Samsung Pushing Ahead In “Slimmest Smartphone Race”, Galaxy S III To Be Just 7mm Thick, Will Launch In May [REPORT]
Samsung’s Galaxy S II smartphone was released around in the world back in May-June 2011 and we are now closing into the reveal and release of its successor – the Galaxy S III.
It is currently unknown what its final specifications will be, but according to a new report from South Korea’s ETNews, the Galaxy S III will be even slimmer than the Galaxy S II, which is 8.49mm thick*. Details after the jump!
News of the report comes from SlashGear – a blog dedicated to covering consumer electronics and the technologies that power them – in the form of a post in which the discuss the report from ETNews based on “insiders” who have reportedly seen the upcoming smartphone in person.
According to these insiders, the Galaxy S III will be just 7mm thin at its thinnest point**, but will come with a usual bump at the bottom to house networking components (just like the Galaxy S II). Samsung apparently decided in March 2011 to go for 10-20% slimmer components.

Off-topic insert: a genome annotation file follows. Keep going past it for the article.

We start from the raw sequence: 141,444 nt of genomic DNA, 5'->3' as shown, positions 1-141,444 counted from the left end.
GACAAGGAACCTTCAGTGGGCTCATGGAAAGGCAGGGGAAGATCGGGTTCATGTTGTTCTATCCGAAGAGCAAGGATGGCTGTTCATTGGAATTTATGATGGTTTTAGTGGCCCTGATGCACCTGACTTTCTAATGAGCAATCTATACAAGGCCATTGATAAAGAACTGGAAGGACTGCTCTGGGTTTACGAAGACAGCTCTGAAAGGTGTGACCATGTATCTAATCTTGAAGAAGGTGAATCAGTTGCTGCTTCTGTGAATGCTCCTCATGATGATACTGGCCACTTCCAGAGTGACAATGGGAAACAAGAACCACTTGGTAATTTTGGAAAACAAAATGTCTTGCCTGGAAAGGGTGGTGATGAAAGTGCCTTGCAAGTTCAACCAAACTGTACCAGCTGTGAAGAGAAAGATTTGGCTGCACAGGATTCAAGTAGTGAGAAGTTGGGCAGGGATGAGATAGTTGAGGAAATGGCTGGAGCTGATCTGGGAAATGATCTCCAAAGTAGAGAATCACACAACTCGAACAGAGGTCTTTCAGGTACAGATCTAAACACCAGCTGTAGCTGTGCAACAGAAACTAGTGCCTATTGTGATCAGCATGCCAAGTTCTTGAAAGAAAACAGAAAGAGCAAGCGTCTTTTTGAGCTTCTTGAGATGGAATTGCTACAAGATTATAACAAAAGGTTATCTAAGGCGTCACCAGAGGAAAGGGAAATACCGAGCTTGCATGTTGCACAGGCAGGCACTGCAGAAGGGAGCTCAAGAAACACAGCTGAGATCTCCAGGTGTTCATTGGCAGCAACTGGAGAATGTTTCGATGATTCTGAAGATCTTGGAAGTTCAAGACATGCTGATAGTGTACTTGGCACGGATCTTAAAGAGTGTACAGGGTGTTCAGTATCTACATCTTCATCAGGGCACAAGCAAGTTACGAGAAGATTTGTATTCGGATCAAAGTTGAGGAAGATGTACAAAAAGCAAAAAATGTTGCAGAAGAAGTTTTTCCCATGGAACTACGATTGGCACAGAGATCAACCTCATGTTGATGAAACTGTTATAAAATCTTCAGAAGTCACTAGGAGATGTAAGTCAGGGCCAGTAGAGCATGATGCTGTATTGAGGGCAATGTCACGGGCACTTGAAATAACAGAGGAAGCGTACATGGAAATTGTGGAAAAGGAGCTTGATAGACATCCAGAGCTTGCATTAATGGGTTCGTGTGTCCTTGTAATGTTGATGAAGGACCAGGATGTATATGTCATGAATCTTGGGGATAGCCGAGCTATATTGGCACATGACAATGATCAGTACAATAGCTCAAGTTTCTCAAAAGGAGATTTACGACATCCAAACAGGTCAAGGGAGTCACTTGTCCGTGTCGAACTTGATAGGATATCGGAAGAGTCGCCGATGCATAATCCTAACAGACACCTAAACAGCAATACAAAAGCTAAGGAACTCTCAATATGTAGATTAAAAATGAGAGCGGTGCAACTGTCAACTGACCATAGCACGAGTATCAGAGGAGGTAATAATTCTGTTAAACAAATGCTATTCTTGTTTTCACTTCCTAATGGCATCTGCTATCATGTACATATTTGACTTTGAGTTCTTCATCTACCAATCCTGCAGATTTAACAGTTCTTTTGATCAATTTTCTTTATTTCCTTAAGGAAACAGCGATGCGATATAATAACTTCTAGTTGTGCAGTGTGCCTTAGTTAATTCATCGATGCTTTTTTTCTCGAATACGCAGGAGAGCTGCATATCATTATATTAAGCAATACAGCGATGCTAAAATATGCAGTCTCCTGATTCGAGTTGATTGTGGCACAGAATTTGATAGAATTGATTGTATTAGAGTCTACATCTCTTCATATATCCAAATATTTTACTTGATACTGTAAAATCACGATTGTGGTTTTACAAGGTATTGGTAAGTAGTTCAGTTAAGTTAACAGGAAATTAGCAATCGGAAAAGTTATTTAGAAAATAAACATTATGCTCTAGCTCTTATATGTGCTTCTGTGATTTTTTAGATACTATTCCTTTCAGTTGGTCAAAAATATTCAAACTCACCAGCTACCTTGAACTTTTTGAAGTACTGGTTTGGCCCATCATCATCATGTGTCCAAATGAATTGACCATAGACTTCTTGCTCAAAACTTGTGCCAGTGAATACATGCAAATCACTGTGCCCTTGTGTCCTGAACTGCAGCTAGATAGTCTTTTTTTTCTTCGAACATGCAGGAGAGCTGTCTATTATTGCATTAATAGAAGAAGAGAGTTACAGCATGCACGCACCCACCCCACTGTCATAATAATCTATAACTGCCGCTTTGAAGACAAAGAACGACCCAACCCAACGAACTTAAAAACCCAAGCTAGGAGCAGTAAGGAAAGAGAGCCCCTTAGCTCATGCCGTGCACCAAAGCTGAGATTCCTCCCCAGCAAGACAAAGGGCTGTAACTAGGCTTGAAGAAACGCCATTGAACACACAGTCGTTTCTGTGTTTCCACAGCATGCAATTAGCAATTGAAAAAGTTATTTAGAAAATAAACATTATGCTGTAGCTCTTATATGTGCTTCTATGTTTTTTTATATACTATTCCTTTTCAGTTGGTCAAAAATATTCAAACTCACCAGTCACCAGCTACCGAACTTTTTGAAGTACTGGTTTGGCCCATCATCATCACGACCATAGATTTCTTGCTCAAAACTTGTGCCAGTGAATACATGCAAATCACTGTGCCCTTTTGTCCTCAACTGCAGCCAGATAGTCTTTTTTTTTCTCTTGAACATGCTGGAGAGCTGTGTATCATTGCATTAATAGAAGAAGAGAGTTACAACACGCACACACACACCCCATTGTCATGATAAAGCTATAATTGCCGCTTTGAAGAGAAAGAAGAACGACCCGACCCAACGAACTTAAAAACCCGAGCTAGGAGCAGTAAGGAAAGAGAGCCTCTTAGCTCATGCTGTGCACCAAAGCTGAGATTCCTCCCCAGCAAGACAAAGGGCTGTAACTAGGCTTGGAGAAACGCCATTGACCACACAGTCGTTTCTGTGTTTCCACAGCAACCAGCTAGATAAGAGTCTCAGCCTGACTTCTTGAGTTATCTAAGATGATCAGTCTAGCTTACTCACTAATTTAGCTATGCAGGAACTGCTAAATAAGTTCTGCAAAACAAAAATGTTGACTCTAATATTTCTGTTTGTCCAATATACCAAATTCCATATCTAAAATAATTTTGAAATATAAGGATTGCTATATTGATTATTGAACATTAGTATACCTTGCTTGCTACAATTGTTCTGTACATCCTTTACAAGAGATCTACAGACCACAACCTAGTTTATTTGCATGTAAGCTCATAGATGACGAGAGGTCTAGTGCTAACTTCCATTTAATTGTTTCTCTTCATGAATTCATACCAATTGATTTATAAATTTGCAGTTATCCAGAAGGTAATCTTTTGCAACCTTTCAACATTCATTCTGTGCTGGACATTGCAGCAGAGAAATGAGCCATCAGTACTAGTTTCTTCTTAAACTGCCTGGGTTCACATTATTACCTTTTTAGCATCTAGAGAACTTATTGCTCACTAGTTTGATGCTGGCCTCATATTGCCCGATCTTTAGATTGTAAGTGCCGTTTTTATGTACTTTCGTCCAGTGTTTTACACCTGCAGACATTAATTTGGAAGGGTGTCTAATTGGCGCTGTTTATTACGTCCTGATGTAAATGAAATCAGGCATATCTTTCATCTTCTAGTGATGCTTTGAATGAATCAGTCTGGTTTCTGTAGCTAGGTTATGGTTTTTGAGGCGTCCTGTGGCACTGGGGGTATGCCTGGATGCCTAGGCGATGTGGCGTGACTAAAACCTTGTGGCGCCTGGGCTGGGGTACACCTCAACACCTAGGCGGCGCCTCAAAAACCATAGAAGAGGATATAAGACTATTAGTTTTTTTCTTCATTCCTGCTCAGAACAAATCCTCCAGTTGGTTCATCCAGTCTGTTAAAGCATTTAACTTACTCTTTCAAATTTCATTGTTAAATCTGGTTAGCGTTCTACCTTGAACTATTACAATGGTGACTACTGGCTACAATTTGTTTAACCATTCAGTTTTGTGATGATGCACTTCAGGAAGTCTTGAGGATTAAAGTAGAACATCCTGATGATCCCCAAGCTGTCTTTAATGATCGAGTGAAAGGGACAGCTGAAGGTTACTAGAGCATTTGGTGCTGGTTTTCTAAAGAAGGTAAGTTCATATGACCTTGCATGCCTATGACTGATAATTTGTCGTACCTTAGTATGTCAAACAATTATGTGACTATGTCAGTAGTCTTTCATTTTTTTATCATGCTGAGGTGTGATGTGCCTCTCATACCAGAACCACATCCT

Samsung’s Galaxy S III could launch as early as May 2012 and be just 7mm thick, according to South Korean sources, with the quadcore Android 4.0 smartphone testing all its creator’s manufacturing expertise.
Besides the ultra-slim profile, the “insiders” also claim that the device will come with a 8MP camera on the back and a 2MP front-facing camera. These are, well, expected features.
We don’t know about you, but we don’t really like this whole race for the slimmest smartphone. I have a Samsung Galaxy S II myself and feel that it is already too slim to be held comfortably.
Instead of trying to win the slimmest smartphone race, we suggest that these smartphone manufacturers actually try winning the race for the longest-lasting smartphone battery life. From my experience with the Android enthusiasts and developers community, people are more than willing to sacrifice a little slimness for longer battery life, larger camera sensors and just overall better hardware components.
Uncomfortably thin? Or incredibly sleek? Let us know in the comments section over on our Facebook and Google+ page.